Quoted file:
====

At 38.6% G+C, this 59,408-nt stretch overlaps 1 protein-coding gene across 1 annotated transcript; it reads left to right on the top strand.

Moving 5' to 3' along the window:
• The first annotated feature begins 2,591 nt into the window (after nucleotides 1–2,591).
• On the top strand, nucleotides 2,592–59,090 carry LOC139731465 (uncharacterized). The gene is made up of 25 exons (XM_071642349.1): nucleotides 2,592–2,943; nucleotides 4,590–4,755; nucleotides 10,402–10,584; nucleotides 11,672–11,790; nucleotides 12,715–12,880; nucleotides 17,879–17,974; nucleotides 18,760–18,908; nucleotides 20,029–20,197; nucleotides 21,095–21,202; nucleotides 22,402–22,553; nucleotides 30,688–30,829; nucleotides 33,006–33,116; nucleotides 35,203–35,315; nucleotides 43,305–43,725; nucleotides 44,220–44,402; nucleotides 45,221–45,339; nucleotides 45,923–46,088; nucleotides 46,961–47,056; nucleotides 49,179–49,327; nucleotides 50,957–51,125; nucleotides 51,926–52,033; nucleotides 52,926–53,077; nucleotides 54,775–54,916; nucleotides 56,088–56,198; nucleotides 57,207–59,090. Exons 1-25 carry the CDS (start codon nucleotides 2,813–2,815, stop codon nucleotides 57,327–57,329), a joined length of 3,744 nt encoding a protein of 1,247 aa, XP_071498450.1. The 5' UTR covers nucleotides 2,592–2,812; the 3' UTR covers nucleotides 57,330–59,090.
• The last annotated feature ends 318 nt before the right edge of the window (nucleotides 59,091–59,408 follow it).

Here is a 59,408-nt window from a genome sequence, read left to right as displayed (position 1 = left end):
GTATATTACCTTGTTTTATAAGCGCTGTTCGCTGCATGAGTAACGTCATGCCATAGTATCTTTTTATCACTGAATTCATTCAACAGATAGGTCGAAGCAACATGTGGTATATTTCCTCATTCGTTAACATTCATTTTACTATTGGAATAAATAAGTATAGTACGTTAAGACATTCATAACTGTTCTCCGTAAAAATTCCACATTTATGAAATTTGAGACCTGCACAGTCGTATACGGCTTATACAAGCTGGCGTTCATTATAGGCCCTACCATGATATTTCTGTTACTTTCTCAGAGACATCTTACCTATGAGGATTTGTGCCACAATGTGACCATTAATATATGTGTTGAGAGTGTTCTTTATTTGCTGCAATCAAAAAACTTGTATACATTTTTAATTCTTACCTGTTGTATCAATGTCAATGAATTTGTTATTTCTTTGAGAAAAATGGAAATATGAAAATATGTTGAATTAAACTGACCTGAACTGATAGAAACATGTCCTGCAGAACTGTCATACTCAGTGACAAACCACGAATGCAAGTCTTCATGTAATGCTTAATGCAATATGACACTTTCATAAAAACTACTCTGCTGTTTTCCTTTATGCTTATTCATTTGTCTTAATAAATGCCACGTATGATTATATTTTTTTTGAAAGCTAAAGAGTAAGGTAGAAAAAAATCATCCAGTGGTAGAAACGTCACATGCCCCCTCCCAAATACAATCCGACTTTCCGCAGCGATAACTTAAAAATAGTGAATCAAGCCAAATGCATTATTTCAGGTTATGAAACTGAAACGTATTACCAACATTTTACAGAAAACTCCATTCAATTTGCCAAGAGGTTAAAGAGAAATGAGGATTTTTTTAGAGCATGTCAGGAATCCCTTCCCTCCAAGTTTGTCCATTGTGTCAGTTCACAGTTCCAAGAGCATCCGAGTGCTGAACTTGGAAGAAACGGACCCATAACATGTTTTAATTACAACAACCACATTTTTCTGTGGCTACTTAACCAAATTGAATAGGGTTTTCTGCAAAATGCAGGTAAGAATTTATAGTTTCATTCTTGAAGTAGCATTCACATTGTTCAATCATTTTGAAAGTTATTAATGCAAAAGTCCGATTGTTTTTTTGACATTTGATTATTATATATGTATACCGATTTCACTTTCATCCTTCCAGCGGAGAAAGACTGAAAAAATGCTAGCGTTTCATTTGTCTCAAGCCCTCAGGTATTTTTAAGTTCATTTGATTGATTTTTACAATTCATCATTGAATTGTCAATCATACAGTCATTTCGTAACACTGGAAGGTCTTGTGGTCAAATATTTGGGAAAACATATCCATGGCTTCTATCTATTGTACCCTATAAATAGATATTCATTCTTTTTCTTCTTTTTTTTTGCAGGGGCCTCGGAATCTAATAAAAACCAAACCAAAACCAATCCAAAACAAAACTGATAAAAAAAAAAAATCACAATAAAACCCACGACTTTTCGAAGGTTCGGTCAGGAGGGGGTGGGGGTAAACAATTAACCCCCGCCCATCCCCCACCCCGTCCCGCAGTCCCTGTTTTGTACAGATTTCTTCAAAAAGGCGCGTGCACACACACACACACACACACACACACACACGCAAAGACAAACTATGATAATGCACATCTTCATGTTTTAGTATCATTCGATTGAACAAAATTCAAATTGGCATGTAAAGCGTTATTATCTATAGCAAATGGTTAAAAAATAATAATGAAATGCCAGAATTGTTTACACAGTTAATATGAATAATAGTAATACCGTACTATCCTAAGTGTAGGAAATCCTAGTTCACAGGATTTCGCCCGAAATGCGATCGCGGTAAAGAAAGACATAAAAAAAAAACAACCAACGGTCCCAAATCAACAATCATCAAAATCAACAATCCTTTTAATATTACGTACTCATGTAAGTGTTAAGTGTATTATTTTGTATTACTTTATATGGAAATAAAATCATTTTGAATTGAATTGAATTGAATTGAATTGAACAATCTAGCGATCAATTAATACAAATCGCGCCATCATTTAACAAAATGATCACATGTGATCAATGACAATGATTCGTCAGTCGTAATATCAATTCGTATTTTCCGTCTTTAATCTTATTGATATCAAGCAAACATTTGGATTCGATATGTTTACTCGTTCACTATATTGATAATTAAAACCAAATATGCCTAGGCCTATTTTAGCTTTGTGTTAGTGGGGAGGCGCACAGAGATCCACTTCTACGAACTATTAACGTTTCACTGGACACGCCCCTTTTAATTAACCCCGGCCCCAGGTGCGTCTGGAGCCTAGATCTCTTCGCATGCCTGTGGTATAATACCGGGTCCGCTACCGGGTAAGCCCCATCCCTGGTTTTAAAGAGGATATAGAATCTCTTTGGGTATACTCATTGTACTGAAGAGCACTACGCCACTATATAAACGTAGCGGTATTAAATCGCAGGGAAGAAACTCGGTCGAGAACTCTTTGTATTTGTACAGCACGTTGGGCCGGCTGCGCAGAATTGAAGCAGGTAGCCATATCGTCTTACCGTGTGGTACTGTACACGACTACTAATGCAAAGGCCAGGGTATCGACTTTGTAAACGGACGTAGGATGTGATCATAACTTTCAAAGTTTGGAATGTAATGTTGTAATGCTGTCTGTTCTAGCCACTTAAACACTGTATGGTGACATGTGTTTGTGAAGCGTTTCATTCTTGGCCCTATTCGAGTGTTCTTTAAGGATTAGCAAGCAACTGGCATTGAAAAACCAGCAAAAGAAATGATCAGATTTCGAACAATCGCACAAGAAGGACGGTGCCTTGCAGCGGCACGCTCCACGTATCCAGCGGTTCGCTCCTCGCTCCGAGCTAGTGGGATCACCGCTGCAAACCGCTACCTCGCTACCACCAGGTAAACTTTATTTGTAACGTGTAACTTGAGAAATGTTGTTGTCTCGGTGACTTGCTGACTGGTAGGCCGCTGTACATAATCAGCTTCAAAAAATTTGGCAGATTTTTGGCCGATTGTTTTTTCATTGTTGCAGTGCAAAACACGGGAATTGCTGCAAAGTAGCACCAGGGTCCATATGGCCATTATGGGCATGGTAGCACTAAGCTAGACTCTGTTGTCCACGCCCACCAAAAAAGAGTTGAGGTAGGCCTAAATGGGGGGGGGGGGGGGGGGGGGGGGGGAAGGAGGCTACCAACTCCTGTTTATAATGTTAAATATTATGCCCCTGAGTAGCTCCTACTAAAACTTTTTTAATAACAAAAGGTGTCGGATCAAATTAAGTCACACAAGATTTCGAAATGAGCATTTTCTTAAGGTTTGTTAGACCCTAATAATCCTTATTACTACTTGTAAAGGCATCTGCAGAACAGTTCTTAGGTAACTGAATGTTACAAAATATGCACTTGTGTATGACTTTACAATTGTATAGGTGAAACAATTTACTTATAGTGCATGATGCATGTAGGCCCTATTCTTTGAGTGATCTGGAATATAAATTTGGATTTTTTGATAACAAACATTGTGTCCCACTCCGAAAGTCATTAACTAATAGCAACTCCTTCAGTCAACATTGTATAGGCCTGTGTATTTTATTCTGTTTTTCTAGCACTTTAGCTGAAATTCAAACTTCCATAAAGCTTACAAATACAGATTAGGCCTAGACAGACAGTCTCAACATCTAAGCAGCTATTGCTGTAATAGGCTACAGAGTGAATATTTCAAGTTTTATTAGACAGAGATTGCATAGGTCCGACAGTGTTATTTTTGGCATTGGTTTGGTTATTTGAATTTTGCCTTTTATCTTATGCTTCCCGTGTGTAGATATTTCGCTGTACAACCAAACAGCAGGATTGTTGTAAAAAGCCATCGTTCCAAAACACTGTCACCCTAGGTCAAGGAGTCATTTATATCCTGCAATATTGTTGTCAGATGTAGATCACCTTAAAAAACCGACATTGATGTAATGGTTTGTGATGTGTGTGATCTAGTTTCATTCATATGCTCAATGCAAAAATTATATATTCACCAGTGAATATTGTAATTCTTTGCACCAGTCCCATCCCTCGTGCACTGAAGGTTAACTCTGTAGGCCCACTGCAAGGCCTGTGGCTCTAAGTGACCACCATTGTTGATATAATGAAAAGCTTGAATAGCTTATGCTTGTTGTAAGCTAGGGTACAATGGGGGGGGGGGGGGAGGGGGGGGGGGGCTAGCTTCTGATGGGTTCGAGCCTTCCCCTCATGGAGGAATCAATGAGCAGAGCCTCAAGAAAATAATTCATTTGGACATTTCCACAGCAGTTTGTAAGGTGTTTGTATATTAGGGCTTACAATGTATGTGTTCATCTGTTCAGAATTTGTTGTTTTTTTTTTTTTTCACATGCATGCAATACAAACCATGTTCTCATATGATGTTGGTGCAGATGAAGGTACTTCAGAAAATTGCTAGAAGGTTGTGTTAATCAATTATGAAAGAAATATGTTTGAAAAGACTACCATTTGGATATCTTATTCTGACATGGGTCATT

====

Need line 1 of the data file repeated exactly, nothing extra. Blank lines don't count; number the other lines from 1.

At 38.6% G+C, this 59,408-nt stretch overlaps 1 protein-coding gene across 1 annotated transcript; it reads left to right on the top strand.